Cliff Rowden’s huge, infectious smile beamed across the pavement after his flight aboard a fully restored 1942 Boeing Stearman.The open-cockpit biplane was used to train pilots during World War II.The 81-year-old was one of six retired veterans – with Paul Caylor, Tom Moore, Vernon Robertson, Bob Rudisill and Tom Suggs – who took “dream flights” aboard the old aircraft Oct. 7 at Concord Regional Airport. The Ageless Aviation Dreams Foundation partnered with Concord’s Taylor Glen retirement community as a way to give back to those who have served our country.Each participant took a 15-minute flight, reaching speeds near 100 miles per hour and soaring 1,000 feet in the air. Darryl Fisher, the president/pilot of the foundation, and Paul Bodenhamer, executive director, started the effort about three years ago. They travel the U.S. for nine weeks every spring, summer and fall.“Our goal is to give dream flights to veterans with a focus on World War II vets, because they’re a dwindling breed,” said Bodenhamer. “During out first year we gave 50 flights. Last year we gave 100, and this year we’re on track to exceed 240 dream flights.” The oldest participant ever to take flight in the aircraft was the wife of a WWII vet. She was 102.“In that era, the women gave as much as the men did,” said Bodenhamer.Fisher said the military training aircraft was a powerhouse. “The young World War II pilots would go up and try to pull the wings off it, and they’d work it as hard as they could,” said Fisher. “It’s just a really tough, tough airplane.”Fisher said he loves seeing the smiles on the passengers’ faces most, but he also enjoys hearing all their stories. One of the most memorable stories involved a passenger with his original logbook from nearly 70 years ago. After he flew the plane, Fisher signed the logbook as the passenger’s last flight.“I get to hear what it means to them, and many times when we get done, they’ll have tears coming from their eyes,” he said. “This is a generation that has tremendous humility, and they’re blown away that we’re doing this for them,” Fisher said. “They’re just pumped up. They may be a little apprehensive before going, but by the time they get back they’re totally relaxed and smiling.”Rowden, a former corporal in the Army, served in the military police during the Korean War before becoming a commercial pilot.“It was a great flight,” he said of his Stearman experience. “You get air coming through, which was really neat. It was just a really great flight. It really was.” Like his fellow passengers, Rudisill, 76, has long loved airplanes. He served in the Air Force from 1955 to 1961, earning the rank of Airman 1st Class at the Thule Air Base in Greenland.“(Fisher) let me fly it some,” he said. “It was all new, because I’d never been in an open-air cockpit before. … I could just imagine all the army recruits in World War II training in a similar airplane. “The controls were heavier than the light planes I learned to fly on, and it took a little to get used to, but it seemed very natural once you got acclimated to it,” Rudisill said. “I would do it every day for the rest of my life if I could.”Former Air Force Staff Sgt. Vernon Robertson, 84, said he has loved airplanes since childhood. He served in Guam and the Philippines during the 1950s. He worked as a mechanic and a supply liaison for a squadron of B-36 aircraft, the largest mass-produced piston-engine aircraft with the longest wingspan of any combat aircraft. “It was a beautiful flight,” he said. “We took off and made some smooth turns. It was very interesting, because it was the first open aircraft I’d ever flown in, and it was a real thrill to get up there. It’s a beautiful aircraft.”Paul Caylor, 89, a Navy veteran who was based in Tokyo Bay, served as a gunner during World War II. He flew a PBY amphibious plane to hunt Japanese submarines, he said. Nine days before his unit was to invade Japan, the U.S. dropped an atomic bomb.“That was too dang close for a 20-year-old,” he said. “It scared a bunch of guys. We had 4,000 guys serving in Tokyo Bay. Guess how many got out? 150.”Caylor said he enjoyed hearing the Stearman’s engines and said some of his fellow riders looked a little startled after their flights. “We’re no spring chickens, so this will probably be our last flight,” he said.Ted Hicks volunteered to help load and unload the passengers. Hicks, who lives in Statesville, is the pilot for NASCAR driver Kasey Kahne.“Every one of them seems like they’ve been tickled to death,” said Hicks. “You can just imagine what they’ve seen and the stories they’ve shared. The first time you go in an open cockpit, the sound, the smell – everything about it is just different than any other plane out here. That airplane has been torn down to nothing, rebuilt and it’s just an incredible experience.”Though the flights may not have added any years to their lives, the participants said they easily made their twilight years better.“They all thought it was wonderful and thoroughly enjoyed it,” said April Weddington, the life enrichment program coordinator and activity director at Taylor Glen. “Most all of them have enjoyed or had a passion for flying since little boys,” she said. “They loved being in the front soaring high, and none of them were nervous.”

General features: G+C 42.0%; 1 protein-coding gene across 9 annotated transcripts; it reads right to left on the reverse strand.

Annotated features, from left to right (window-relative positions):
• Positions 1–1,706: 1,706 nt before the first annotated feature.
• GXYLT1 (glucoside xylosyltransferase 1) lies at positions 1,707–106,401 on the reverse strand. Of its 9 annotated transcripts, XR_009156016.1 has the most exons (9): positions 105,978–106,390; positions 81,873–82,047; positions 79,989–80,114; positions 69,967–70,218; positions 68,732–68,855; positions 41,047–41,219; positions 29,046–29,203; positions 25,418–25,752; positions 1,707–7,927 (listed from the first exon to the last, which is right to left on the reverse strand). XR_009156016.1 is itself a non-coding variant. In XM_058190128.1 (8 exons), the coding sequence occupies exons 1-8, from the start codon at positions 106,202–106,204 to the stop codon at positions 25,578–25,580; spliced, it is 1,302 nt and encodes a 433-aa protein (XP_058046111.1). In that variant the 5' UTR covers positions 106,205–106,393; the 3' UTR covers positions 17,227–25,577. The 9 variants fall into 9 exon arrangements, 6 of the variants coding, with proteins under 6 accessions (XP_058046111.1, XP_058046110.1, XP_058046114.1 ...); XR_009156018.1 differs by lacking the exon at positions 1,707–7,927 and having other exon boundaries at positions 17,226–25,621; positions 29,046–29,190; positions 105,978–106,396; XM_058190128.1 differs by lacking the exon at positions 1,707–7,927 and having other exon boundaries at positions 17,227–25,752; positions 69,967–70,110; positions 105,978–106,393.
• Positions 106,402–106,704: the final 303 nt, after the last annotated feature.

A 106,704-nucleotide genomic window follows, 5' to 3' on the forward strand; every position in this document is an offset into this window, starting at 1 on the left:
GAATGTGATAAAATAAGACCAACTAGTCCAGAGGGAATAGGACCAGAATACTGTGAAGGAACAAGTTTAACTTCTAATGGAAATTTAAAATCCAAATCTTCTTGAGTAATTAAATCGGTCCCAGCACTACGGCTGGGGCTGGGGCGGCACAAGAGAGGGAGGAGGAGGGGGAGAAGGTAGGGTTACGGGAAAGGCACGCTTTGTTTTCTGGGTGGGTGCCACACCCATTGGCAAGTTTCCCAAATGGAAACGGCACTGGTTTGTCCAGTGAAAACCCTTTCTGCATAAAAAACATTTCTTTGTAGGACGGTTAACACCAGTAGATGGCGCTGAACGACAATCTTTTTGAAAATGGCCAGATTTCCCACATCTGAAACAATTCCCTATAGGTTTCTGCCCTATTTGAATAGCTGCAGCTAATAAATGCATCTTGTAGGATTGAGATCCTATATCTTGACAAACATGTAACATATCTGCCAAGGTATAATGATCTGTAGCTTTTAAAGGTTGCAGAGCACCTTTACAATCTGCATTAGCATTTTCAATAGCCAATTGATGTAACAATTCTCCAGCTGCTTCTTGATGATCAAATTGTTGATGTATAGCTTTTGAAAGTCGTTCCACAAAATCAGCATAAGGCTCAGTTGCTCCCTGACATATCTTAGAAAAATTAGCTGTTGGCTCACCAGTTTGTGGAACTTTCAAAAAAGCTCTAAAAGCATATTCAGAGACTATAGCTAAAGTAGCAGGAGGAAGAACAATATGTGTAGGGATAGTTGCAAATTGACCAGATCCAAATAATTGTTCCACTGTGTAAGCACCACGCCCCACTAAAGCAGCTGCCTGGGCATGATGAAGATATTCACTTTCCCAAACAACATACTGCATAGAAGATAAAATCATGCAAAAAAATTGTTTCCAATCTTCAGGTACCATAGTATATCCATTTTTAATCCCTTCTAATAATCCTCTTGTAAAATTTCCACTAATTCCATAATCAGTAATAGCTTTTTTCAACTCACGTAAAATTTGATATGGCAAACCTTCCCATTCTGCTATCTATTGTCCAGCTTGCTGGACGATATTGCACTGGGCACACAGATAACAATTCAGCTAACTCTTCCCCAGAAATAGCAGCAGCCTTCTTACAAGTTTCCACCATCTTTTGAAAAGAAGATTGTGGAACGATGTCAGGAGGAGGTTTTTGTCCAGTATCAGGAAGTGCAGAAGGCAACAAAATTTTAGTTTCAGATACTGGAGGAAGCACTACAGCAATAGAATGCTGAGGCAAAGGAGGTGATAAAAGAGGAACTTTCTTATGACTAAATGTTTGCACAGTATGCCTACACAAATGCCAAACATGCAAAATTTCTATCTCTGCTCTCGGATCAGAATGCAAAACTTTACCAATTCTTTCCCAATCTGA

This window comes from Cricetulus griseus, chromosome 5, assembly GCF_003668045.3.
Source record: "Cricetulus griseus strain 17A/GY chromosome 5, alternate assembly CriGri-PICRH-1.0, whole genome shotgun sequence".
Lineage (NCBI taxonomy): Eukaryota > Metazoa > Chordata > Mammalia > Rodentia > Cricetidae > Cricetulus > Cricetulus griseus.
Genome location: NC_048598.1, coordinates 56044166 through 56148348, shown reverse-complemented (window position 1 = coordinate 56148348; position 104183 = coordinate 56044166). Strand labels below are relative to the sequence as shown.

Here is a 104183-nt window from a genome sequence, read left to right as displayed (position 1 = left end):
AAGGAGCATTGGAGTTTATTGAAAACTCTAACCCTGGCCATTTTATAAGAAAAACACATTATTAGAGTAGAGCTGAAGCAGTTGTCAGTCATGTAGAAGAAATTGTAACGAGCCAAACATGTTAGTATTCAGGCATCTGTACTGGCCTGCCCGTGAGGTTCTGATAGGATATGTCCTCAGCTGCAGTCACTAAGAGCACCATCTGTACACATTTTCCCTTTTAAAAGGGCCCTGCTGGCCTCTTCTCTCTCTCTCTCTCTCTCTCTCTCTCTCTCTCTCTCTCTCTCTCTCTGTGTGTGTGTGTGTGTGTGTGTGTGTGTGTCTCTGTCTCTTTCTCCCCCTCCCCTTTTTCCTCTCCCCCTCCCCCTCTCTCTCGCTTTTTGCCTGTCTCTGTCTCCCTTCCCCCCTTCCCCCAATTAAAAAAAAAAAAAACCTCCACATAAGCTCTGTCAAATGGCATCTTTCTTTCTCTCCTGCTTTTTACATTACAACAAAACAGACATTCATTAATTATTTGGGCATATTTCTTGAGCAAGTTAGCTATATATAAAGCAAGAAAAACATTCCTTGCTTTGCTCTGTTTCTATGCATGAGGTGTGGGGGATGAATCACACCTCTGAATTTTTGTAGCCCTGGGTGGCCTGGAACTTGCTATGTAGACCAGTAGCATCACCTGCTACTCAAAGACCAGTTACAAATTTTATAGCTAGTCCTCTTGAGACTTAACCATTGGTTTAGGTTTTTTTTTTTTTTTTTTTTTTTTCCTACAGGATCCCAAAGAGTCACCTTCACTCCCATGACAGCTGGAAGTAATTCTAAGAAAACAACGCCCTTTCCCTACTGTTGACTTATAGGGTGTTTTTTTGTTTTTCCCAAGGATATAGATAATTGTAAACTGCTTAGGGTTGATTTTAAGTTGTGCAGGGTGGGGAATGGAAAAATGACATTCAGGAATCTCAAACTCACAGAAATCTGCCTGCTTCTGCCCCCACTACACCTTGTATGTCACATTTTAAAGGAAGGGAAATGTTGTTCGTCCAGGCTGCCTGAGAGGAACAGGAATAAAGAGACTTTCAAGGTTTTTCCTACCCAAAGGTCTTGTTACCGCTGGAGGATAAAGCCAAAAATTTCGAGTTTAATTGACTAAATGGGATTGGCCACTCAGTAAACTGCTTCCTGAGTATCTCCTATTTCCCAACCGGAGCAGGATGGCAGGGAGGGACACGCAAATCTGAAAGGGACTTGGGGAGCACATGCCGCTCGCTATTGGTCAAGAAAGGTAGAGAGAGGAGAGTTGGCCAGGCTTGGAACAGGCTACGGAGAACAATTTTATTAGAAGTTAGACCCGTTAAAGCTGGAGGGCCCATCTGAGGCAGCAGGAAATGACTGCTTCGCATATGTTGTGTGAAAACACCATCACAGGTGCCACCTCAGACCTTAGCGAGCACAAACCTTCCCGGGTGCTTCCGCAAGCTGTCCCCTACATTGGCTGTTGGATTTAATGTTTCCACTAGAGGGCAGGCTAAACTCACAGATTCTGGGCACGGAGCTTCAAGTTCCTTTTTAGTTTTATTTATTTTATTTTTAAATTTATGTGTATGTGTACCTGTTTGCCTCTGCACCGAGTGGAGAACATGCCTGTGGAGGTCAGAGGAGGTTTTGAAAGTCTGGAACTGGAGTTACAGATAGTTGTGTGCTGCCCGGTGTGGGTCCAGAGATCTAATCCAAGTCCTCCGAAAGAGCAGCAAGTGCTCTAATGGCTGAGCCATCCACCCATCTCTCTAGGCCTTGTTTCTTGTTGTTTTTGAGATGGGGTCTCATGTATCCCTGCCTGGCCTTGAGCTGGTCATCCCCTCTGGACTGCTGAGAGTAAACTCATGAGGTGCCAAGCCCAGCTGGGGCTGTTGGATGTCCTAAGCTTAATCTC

Sunday, Oct. 13, 2013
Concord veterans soar in historic Stearman biplane
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